Wheat, Katherine L (2012) The Role of Broca's Area for Phonology During Visual Word Recognition: Investigations using Magnetoencephalography and Transcranial Magnetic Stimulation. PhD thesis, University of York.
Available under License Creative Commons Attribution-Noncommercial-No Derivative Works 2.0 UK: England & Wales.
This thesis explored a possible role of Broca's area (specifically the pars opercularis of left inferior frontal gyrus and neighbouring precentral gyrus; LIFGpo/PCG) in accessing sublexical phonology during visual word recognition. In Experiments 1 to 4, behavioural masked sublexical phonological priming effects were tested during lexical decision and reading aloud in English. No sublexical phonological effects were found during the lexical decision tasks, but significant sublexical phonological priming effects were found during reading aloud. In Experiment 5, masked sublexical phonological priming effects were then tested during a silent reading task using magnetoencephalography. Sublexical phonological priming effects were localised to LIFGpo/PCG within ~200 ms for real word targets and within ~75 ms for nonword targets. This indicates an early sensitivity to sublexical phonological information at LIFGpo/PCG during silent reading of English. In Experiment 6 chronometric functional magnetic resonance imaging guided transcranial magnetic stimulation was used to create focal and transient virtual lesions to LIFGpo/PCG in order to test the hypothesis that the putative early sublexical phonological representations seen at LIFGpo/PCG are functionally necessary for visual word recognition. Dutch participants underwent transcranial magnetic stimulation during reading aloud as compared to picture naming. An early disruption to word reading that was not present for picture naming would be evidence in favour of a necessary role of LIFGpo/PCG during early visual word recognition processes, as opposed to disruption of later speech production processes that are common to reading and naming. Experiment 6 failed to demonstrate that this region is functionally necessary for reading aloud prior to 200 ms in Dutch. The combination of findings in this thesis lead to many possible interpretations, which cannot be ruled in or out without further investigation. As yet, the functional significance of this early LIFGpo/PCG activation, therefore, remains unclear.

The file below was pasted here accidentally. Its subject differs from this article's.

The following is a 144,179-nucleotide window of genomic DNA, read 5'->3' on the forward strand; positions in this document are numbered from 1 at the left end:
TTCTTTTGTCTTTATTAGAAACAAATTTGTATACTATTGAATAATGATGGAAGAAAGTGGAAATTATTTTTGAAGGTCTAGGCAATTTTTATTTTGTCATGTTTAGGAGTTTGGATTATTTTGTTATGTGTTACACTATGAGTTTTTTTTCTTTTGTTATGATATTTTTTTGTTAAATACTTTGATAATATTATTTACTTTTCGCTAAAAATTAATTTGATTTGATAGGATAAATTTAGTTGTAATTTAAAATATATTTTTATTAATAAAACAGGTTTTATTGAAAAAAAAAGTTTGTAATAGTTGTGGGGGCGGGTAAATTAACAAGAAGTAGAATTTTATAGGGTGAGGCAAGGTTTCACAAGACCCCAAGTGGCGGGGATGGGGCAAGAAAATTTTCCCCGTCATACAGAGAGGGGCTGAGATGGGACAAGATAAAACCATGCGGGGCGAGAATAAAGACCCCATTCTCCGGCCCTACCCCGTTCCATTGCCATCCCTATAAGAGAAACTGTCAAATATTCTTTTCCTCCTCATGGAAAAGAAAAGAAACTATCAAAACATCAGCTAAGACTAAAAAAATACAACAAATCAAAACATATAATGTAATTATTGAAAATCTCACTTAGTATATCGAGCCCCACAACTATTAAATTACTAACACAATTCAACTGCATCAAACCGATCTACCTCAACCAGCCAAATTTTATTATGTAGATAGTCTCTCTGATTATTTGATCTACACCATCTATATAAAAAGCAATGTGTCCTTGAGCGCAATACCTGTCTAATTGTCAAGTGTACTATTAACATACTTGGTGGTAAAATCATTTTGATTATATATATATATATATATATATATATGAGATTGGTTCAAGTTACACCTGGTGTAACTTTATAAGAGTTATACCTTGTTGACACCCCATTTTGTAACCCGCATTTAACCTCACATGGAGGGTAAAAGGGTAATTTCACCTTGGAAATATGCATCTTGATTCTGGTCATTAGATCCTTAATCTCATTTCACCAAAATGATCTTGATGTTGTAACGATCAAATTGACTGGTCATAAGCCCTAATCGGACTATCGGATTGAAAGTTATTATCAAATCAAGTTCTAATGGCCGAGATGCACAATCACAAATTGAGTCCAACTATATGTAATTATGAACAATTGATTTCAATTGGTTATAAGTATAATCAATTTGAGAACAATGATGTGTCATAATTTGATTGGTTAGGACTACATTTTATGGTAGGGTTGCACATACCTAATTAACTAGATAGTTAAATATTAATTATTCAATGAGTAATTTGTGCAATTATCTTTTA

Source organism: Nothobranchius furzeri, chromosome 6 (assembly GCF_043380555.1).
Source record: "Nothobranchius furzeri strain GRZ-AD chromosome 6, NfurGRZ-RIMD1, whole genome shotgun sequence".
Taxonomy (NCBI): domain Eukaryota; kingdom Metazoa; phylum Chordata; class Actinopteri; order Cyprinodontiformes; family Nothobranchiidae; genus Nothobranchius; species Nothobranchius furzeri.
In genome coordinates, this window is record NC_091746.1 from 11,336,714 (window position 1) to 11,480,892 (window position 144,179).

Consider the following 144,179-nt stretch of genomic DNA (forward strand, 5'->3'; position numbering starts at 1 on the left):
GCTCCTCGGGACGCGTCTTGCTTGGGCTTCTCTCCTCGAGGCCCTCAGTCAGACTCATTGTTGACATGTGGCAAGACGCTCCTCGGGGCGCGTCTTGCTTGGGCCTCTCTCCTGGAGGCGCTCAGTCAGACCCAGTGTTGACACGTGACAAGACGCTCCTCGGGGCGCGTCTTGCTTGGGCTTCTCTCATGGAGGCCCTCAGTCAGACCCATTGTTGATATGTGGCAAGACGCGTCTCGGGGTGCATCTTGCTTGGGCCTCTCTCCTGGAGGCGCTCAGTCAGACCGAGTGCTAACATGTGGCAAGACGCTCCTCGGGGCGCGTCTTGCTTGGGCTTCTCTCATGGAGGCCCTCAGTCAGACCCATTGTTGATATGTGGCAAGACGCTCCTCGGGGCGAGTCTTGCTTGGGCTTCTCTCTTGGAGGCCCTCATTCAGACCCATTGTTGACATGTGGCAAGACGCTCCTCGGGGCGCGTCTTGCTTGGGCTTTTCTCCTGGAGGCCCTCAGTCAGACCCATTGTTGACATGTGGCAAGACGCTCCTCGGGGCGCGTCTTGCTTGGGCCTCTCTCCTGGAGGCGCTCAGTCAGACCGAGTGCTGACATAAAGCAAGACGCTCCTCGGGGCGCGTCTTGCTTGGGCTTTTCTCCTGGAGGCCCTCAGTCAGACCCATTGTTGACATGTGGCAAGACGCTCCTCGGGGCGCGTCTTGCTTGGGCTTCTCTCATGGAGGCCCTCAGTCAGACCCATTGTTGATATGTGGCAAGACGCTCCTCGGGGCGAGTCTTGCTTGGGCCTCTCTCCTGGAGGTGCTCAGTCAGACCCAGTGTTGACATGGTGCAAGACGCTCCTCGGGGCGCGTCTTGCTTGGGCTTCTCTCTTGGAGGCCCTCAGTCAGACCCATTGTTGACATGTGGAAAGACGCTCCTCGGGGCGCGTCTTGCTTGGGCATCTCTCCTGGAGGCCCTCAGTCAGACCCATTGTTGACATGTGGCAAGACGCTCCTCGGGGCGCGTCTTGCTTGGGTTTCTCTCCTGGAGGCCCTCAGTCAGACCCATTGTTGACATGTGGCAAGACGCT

|Item Type:||Thesis (PhD)|
|Academic Units:||The University of York > Psychology (York)|
|Depositing User:||Miss Katherine L Wheat|
|Date Deposited:||06 Feb 2012 11:54|
|Last Modified:||08 Aug 2013 08:48|